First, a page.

Malaysia stopped distributing a political activist’s comic book to schools nationwide after critics slammed its pro-China propaganda content lauding Beijing’s One Belt, One Road initiative.
The comic book explained the “Chinese Dream” of being a socialist state, an ancient Oriental civilization, a major developing country and a rising emerging nation. One Belt, One Road (OBOR) is the manifestation of the dream, according to book author Hew Kuan Yua.
On Monday, Prime Minister Mahathir Mohamad said it is not Malaysia’s role to promote Beijing’s ideologies.
“I believe China will be a great influence in the future,” he said, “but for the moment it is not for us to promote China’s ideas and Chinese ideologies, but to find out how we can benefit from them.”
“As much as we did not like the Western influence in our set of beliefs and schools, we do not want any other country to have undue influence on our young people,” Mahathir said during question-and-answer session at an Institute of Strategic and International Studies conference in Kuala Lumpur.
OBOR is Beijing’s massive infrastructure initiative that stretches to 70 countries. It aims to become a 21st-century Silk Road by connecting the countries through networks of railways, bridges and ports, linking China with Africa, Europe and Southeast Asia.
Hew, the chief executive of the Malaysia-China Business Council who is nicknamed “Superman Hew,” made a series of Facebook postings over the weekend to say the comic improved bilateral relations with Beijing.
He posted a photo showing Mahathir and Chinese President Xi Jinping flipping through the comic book during an April meeting in China.
“This is a photo that will be interpreted in different ways,” Hew said in one of his postings. Hew is a former member of ruling coalition member Democratic Action Party (DAP).
“UMNO and PH will eventually reach a dead-end while my work has already helped in improving relations between Malaysia and China,” he said referring to the opposition United Malays National Organization and Mahathir’s ruling Pakatan Harapan coalition.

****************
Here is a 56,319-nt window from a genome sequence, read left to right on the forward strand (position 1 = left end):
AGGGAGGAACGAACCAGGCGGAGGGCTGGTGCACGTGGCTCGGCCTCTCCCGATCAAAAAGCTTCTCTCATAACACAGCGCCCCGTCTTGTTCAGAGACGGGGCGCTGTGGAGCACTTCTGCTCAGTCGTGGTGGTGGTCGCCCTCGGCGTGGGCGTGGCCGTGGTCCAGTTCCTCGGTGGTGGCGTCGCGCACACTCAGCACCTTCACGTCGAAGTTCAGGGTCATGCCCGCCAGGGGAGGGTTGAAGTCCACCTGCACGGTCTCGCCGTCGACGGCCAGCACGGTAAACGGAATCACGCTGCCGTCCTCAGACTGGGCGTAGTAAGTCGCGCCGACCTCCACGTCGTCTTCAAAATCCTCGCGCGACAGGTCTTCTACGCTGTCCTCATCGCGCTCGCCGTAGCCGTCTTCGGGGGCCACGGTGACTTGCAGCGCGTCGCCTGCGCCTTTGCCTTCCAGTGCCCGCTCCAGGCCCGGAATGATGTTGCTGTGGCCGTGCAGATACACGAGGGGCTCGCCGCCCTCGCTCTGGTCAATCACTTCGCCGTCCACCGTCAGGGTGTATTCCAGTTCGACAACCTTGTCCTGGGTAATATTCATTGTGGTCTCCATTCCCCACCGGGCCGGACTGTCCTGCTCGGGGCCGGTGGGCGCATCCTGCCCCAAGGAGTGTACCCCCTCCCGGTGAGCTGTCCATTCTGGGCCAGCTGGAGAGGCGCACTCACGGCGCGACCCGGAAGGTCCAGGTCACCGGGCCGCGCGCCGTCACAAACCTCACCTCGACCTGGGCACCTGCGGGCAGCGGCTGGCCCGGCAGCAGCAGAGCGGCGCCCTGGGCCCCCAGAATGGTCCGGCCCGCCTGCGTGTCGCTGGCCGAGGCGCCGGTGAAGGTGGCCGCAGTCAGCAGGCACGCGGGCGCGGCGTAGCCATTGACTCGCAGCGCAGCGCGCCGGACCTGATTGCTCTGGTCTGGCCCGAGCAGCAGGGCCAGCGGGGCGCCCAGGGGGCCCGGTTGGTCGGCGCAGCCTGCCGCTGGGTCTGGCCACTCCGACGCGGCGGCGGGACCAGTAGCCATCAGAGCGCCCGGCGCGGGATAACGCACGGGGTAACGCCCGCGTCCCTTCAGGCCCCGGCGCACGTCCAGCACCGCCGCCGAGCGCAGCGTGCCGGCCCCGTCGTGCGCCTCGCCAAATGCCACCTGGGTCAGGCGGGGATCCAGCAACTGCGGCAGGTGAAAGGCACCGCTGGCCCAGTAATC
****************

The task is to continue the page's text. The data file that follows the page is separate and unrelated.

In response, the Prime Minister’s Office issued a statement late Friday explaining the photo and denying that it was a gift from Mahathir to Xi, saying it had not been vetted properly before it ended up in their hands.
“The prime minister was never involved in the book’s publication nor was aware of its content,” the statement said. “He also never gave consent for his likeness to be used for whatever purpose nor gave permission for the books to be distributed at schools.”
The education ministry issued its own statement that it never approved distribution of the 164-page comic book.
The Malaysian Islamic Youth Movement issued a statement condemning the comic’s depiction of Muslims as terrorists through a page depicting an image of Osama bin Laden and a fighter brandishing a rocket-propelled grenade launcher with a flag bearing the letters “IS.”
“This can be seen through the contents of the comic which, among others, spread the propaganda that those who support the Uyghurs against the Chinese government’s oppression are radicals," youth movement secretary-general Muhammad Faisal Abdul Aziz told BenarNews.
In his own Facebook posting, former Prime Minister Najib Razak questioned why DAP’s propaganda was being freely distributed at schools.
“What message are they trying to send?” Najib said.
Meanwhile, Inspector General of Police Abdul Hamid Bador said police took a statement from the comic book artist and expect to question two individuals related to its publication. He said their testimony would be necessary.
“At the moment, we are not able to determine what offense has been committed. However, once we have statements from the other two individuals, police will forward investigation papers to the attorney general’s office for further action,” he said.
“Abominable” pulled from cinemas
On Monday, meanwhile, officials said the animated motion picture “Abominable” by Dreamworks Studio will not be screened in Malaysian cinemas following backlash over a depiction of a map of Southeast Asia with China’s infamous “nine-dash line” superimposed over the contested waters of the South China Sea.
Film Censorship Board chairman Zamberi Aziz told BenarNews the board had allowed the movie company to remove the offending scene.
The film’s distributor, United International Pictures, in a statement to Reuters news agency, said it was not willing to abide by the Malaysian censor board’s requirement and chose not to screen the film in the country.
The movie has been pulled from cinemas in Vietnam and the Philippines as well. All three countries have territorial claims to the South China Sea while China claims nearly all of it as its own.
Noah Lee in Kuala Lumpur contributed to this report.